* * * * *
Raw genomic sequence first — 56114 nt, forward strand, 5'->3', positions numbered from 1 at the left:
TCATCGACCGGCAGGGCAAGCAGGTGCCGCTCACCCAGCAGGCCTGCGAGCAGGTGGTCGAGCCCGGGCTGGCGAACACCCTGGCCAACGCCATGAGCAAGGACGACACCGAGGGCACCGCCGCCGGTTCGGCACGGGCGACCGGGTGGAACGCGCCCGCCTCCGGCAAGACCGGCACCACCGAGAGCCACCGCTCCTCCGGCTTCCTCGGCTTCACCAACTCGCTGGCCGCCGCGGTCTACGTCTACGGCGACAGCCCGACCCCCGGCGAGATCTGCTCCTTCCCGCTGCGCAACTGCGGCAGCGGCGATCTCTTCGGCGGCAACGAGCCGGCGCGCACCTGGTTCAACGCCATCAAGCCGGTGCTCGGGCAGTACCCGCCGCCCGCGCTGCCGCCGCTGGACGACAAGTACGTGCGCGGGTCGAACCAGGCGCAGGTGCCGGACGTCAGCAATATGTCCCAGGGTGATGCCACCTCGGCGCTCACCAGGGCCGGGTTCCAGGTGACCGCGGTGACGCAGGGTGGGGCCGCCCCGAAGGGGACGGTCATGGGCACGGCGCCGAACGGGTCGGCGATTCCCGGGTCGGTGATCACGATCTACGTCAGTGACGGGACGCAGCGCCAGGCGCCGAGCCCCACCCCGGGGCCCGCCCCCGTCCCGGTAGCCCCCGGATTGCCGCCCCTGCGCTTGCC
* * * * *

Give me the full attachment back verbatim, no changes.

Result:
Raw genomic sequence first — 56114 nt, forward strand, 5'->3', positions numbered from 1 at the left:
TCATCGACCGGCAGGGCAAGCAGGTGCCGCTCACCCAGCAGGCCTGCGAGCAGGTGGTCGAGCCCGGGCTGGCGAACACCCTGGCCAACGCCATGAGCAAGGACGACACCGAGGGCACCGCCGCCGGTTCGGCACGGGCGACCGGGTGGAACGCGCCCGCCTCCGGCAAGACCGGCACCACCGAGAGCCACCGCTCCTCCGGCTTCCTCGGCTTCACCAACTCGCTGGCCGCCGCGGTCTACGTCTACGGCGACAGCCCGACCCCCGGCGAGATCTGCTCCTTCCCGCTGCGCAACTGCGGCAGCGGCGATCTCTTCGGCGGCAACGAGCCGGCGCGCACCTGGTTCAACGCCATCAAGCCGGTGCTCGGGCAGTACCCGCCGCCCGCGCTGCCGCCGCTGGACGACAAGTACGTGCGCGGGTCGAACCAGGCGCAGGTGCCGGACGTCAGCAATATGTCCCAGGGTGATGCCACCTCGGCGCTCACCAGGGCCGGGTTCCAGGTGACCGCGGTGACGCAGGGTGGGGCCGCCCCGAAGGGGACGGTCATGGGCACGGCGCCGAACGGGTCGGCGATTCCCGGGTCGGTGATCACGATCTACGTCAGTGACGGGACGCAGCGCCAGGCGCCGAGCCCCACCCCGGGGCCCGCCCCCGTCCCGGTAGCCCCCGGATTGCCGCCCCTGCGCTTGCC